Summarizing the Church of England argument on women bishops
Catholic World News - July 05, 2012
In a BBC report on the decision facing the Church of England—whether or not to allow the ordination of women as bishops—Robert Pigott provides a generally accurate summary of the arguments.
Pigott explains that one important difference between two schools of Anglican thought that are often lumped together as conservative. “High-church” Anglicans are generally sympathetic toward Catholicism, and fear that ordination of female bishops will increase the growing gap between the Anglican and Catholic traditions. “Low-church” Anglicans also resist the ordination of women, but because they cannot find Biblical warrant for the move. The “low-church” approach—which is particularly influential among African Anglicans—has more traditional Protestant sensibilities, and is not favorably disposed toward union with Rome.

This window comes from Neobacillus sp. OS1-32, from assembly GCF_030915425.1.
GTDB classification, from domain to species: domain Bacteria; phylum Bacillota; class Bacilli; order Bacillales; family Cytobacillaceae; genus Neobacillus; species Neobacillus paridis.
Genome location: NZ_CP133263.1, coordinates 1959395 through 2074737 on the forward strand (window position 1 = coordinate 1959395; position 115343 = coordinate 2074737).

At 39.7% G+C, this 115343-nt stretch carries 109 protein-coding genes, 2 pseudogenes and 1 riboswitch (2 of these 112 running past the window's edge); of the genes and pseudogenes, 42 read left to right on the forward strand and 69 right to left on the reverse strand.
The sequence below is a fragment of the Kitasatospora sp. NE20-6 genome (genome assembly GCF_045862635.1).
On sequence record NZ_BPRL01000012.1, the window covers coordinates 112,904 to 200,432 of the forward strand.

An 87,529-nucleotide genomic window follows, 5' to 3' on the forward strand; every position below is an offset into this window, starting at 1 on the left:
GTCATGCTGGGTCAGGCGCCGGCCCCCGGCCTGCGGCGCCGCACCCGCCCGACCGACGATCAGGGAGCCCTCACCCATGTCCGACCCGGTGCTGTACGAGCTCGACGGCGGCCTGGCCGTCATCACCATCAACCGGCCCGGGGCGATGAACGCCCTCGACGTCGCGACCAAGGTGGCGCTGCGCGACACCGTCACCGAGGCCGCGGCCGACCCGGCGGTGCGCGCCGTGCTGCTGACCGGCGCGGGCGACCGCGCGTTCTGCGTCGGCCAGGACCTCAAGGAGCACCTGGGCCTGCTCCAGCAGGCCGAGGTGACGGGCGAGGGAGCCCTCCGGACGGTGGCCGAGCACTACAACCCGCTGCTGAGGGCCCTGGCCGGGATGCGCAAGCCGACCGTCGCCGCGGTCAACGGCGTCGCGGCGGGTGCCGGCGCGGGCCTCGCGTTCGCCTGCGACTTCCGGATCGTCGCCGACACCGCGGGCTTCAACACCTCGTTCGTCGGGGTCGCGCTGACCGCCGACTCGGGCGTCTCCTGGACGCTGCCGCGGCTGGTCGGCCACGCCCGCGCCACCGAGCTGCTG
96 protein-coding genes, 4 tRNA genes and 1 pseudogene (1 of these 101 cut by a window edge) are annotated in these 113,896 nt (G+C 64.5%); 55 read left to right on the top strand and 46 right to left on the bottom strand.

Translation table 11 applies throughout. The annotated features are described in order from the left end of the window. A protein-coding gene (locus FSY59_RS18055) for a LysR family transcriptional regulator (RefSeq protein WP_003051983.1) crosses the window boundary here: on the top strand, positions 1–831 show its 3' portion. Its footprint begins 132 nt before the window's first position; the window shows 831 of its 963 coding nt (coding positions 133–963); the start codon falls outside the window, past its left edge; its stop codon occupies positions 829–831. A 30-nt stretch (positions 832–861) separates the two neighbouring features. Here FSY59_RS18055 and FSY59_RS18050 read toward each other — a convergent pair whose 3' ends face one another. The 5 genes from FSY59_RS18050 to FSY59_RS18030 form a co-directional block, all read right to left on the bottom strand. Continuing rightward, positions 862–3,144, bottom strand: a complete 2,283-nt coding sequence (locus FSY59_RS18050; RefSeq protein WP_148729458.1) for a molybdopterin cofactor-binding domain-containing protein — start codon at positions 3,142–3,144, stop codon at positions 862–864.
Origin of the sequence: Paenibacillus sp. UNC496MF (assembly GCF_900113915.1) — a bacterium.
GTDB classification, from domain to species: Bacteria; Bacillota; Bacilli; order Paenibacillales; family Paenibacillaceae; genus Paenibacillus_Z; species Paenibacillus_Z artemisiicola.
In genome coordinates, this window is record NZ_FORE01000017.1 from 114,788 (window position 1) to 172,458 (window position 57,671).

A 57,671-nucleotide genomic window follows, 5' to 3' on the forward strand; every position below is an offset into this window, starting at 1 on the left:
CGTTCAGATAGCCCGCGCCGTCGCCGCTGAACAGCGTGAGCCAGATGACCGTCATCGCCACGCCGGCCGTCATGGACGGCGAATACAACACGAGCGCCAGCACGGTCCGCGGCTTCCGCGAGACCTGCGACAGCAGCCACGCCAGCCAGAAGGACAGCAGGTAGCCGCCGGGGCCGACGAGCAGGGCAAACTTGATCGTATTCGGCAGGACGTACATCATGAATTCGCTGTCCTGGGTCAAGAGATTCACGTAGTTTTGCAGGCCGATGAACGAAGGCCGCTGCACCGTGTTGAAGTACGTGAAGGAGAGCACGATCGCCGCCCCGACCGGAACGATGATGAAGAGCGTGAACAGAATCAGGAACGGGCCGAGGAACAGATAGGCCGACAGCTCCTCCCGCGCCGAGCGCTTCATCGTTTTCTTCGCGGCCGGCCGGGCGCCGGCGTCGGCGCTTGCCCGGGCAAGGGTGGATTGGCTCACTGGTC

Pigott does make an important error in saying that “high-church” Anglicans “argue that if a woman bishop were to ordain a man, they could not be sure he was a real priest.” It might be more accurate to say that would be sure he was not a real priest.
An appeal from our founder, Dr. Jeffrey Mirus:
Dear reader: If you found the information on this page helpful in your pursuit of a better Catholic life, please support our work with a donation. Your donation will help us reach seven million Truth-seeking readers worldwide this year. Thank you!
Our Fall Campaign
Progress toward our year-end goal ($168,671 to go):
All comments are moderated. To lighten our editing burden, only current donors are allowed to Sound Off. If you are a donor, log in to see the comment form; otherwise please support our work, and Sound Off!